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Maryland Natural Resources Police Hunting Cases Go To Trial
Two Hunting Deer at Night cases from Garrett and Wicomico are found guilty
MARYLAND ó White-tailed deer season ended Jan. 31 for most people but not for the Maryland Natural Resources Police (NRP). Two illegal hunting cases, one in Garrett County and one in Wicomico County went to court last week.
On Oct. 8, 2004 in Garrett County, NRP officers charged Joshua D. Crosco, 19, and Brandon A. Bowman, 19, both of Oakland and a female juvenile from Swanton with hunting deer at night (jacklighting), hunting deer in closed season, possession of a loaded weapon in a vehicle and hunting from a vehicle. Crosco was also charged with shooting from a roadway, hunting deer in a safety zone and hunting on private property without permission. The16-year-old juvenile was referred to the Department of Juvenile Services.
Crosco received a 30-day jail sentence. Ten of the days were suspended and he will serve 20 days in jail on weekends. He received a $500 fine; one year unsupervised probation and forfeited his rifle, ammunition and hunting knife to the state. Bowmanís charges were placed on the stet docket.
On Dec. 2, 2004 in Wicomico County, NRP officers charged Roger L. Hudson, 40, of Pittsville and Kristel M. Hill, 22, of Parsonsburg with hunting deer at night (jacklighting). Hudson was also charged for casting the rays of a light upon the fields and woodlands without a weapon in possession and removing the head and hide of a deer before checking the deer in with the Department.
Hudson pled guilty to jacklighting and received 180 days in jail suspended, $500 fine, three years supervised probation with part of the probation guidelines of no hunting, fishing or crabbing anywhere and his hunting privileges revoked for five years. Hudson also has to do 200 hours of community service at a rate of 10 hours per month and his rifle was forfeited to the state. Hillís charges were placed on the stet docket.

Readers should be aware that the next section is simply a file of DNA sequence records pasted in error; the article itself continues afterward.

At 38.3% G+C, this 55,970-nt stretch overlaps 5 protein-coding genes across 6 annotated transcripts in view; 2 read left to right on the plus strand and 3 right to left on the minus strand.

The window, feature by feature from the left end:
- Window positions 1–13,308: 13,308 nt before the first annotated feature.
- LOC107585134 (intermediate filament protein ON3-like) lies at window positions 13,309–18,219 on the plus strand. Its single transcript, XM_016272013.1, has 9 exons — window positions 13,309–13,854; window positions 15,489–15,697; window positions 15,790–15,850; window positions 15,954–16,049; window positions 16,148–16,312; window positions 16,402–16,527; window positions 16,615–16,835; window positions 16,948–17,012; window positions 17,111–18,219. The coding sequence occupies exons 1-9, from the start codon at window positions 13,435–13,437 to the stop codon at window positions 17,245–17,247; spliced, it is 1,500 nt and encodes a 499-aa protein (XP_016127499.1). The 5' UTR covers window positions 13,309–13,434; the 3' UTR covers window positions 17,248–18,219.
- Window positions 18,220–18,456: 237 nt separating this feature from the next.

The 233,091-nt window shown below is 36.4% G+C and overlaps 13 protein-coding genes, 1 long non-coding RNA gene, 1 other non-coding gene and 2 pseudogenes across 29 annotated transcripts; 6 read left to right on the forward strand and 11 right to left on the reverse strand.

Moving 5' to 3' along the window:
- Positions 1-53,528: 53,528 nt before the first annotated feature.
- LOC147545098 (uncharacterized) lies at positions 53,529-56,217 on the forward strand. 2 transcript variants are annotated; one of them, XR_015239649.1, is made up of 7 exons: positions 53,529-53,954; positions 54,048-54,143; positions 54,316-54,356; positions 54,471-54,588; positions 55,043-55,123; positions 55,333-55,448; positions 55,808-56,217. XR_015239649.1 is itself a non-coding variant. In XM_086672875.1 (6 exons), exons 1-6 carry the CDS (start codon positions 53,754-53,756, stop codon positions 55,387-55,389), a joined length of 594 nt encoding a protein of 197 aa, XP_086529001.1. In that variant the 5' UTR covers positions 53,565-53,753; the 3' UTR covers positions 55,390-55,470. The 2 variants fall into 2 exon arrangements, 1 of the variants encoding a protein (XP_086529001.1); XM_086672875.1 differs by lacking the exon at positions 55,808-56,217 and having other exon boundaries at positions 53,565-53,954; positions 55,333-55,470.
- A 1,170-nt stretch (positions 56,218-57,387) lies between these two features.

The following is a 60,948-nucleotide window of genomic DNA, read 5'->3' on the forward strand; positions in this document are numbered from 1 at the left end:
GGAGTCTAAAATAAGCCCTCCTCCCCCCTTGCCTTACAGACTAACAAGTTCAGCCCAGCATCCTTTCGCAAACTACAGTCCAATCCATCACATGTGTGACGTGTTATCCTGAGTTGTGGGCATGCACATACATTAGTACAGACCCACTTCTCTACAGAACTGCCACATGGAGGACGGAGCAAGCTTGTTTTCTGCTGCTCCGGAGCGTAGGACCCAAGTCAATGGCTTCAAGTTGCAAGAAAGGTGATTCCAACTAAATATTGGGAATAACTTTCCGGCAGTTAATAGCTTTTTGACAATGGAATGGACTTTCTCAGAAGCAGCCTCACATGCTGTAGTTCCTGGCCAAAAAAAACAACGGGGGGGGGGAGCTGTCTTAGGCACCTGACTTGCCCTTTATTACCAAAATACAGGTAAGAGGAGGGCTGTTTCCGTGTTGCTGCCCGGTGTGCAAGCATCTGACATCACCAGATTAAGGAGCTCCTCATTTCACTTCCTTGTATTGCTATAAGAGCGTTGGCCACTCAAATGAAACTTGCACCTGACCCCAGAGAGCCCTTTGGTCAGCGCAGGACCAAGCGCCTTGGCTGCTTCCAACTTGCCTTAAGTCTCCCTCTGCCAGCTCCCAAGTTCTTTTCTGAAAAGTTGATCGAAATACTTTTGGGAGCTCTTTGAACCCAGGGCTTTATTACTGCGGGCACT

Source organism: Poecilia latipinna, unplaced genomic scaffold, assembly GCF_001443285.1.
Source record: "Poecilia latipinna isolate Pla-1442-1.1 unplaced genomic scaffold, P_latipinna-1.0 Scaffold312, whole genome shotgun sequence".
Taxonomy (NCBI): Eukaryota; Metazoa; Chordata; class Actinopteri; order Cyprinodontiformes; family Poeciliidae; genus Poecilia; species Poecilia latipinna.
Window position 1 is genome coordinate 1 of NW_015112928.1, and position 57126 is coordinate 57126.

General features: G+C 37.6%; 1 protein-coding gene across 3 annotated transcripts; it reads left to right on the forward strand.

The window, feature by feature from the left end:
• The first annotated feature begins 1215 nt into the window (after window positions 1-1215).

The Maryland Natural Resources Police (NRP) is an enforcement arm of the Department of Natural Resources. With an authorized strength of 285 officers and a dedicated staff of civilian and volunteer personnel, the Natural Resources Police provide a variety of services in addition to conservation and boating law enforcement duties throughout the State of Maryland. These services include homeland security, search and rescue, emergency medical services, education, information and communications services on a round the clock basis. NRP is the only police force aside from the Maryland State Police that has statewide jurisdiction.
May 11, 2005
The Maryland Department of Natural Resources (DNR) is the state agency responsible for providing natural and living resource-related services to citizens and visitors. DNR manages more than 446,000 acres of public lands and 18,000 miles of waterways, along with Maryland's forests, fisheries and wildlife for maximum environmental, economic and quality of life benefits. A national leader in land conservation, DNR-managed parks and natural, historic and cultural resources attract 11 million visitors annually. DNR is the lead agency in Maryland's effort to restore the Chesapeake Bay, the state's number one environmental priority. Learn more at www.dnr.maryland.gov